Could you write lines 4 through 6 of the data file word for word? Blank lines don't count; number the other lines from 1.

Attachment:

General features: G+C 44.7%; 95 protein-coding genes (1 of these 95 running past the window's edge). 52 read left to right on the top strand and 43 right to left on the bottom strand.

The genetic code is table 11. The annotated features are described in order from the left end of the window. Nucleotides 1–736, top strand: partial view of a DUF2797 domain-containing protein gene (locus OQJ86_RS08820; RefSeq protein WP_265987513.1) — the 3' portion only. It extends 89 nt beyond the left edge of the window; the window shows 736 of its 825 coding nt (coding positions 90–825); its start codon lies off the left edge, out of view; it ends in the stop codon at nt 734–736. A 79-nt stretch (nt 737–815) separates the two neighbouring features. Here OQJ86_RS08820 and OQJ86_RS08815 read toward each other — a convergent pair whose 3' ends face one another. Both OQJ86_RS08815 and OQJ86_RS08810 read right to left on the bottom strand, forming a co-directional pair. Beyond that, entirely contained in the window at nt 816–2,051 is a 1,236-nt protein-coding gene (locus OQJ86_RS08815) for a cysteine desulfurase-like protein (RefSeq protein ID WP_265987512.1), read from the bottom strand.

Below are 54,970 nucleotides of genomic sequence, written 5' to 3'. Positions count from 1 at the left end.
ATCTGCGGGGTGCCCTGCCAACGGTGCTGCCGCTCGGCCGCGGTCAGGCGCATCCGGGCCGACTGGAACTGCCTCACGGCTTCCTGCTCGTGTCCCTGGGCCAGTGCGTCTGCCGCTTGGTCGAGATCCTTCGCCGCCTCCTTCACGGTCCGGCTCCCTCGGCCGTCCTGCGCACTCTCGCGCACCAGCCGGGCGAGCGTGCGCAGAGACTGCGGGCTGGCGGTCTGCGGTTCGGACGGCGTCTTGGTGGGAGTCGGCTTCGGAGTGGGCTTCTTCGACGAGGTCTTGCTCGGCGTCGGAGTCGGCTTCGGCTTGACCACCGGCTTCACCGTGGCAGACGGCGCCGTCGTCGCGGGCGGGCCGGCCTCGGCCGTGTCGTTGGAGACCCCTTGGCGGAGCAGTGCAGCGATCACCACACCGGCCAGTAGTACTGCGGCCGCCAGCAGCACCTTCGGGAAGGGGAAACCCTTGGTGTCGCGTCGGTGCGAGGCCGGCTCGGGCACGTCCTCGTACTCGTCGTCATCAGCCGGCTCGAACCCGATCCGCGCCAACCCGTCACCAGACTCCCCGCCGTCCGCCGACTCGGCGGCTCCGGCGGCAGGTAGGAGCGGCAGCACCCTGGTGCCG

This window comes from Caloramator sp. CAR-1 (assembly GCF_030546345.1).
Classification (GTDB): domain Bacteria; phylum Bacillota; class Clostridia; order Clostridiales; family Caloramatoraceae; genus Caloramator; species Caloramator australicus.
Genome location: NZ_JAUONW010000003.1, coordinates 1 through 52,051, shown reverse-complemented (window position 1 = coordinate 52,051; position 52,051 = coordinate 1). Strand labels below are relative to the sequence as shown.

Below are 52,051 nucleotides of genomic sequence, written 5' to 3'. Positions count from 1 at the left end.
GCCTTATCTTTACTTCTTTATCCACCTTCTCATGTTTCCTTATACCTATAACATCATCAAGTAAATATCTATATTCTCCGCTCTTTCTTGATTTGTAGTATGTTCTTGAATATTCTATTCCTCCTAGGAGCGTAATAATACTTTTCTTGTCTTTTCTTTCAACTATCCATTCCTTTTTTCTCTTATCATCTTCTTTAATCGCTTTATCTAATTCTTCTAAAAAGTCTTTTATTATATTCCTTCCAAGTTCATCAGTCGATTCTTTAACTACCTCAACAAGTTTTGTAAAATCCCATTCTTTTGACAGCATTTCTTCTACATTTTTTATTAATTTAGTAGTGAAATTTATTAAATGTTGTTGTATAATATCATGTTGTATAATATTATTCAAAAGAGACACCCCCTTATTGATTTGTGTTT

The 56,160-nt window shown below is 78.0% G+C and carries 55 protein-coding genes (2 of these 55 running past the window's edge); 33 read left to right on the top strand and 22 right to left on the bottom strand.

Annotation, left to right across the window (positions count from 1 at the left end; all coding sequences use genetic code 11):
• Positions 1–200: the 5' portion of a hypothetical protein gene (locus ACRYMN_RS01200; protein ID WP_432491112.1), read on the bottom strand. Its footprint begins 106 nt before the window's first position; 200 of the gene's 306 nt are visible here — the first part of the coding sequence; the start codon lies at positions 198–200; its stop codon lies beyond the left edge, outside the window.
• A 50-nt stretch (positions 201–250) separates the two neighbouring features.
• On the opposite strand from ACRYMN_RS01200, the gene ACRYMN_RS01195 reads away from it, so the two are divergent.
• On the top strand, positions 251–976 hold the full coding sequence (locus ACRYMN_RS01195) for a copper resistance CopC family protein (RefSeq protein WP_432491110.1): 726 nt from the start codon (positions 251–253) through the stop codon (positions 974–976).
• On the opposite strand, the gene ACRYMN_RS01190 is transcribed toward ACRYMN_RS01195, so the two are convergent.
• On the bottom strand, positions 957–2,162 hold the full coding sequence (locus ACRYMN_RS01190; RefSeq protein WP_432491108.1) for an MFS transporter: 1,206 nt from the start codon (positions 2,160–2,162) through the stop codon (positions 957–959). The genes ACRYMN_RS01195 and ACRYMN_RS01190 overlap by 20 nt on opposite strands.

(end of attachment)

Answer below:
ATCTGCGGGGTGCCCTGCCAACGGTGCTGCCGCTCGGCCGCGGTCAGGCGCATCCGGGCCGACTGGAACTGCCTCACGGCTTCCTGCTCGTGTCCCTGGGCCAGTGCGTCTGCCGCTTGGTCGAGATCCTTCGCCGCCTCCTTCACGGTCCGGCTCCCTCGGCCGTCCTGCGCACTCTCGCGCACCAGCCGGGCGAGCGTGCGCAGAGACTGCGGGCTGGCGGTCTGCGGTTCGGACGGCGTCTTGGTGGGAGTCGGCTTCGGAGTGGGCTTCTTCGACGAGGTCTTGCTCGGCGTCGGAGTCGGCTTCGGCTTGACCACCGGCTTCACCGTGGCAGACGGCGCCGTCGTCGCGGGCGGGCCGGCCTCGGCCGTGTCGTTGGAGACCCCTTGGCGGAGCAGTGCAGCGATCACCACACCGGCCAGTAGTACTGCGGCCGCCAGCAGCACCTTCGGGAAGGGGAAACCCTTGGTGTCGCGTCGGTGCGAGGCCGGCTCGGGCACGTCCTCGTACTCGTCGTCATCAGCCGGCTCGAACCCGATCCGCGCCAACCCGTCACCAGACTCCCCGCCGTCCGCCGACTCGGCGGCTCCGGCGGCAGGTAGGAGCGGCAGCACCCTGGTGCCG

This window comes from Caloramator sp. CAR-1 (assembly GCF_030546345.1).
Classification (GTDB): domain Bacteria; phylum Bacillota; class Clostridia; order Clostridiales; family Caloramatoraceae; genus Caloramator; species Caloramator australicus.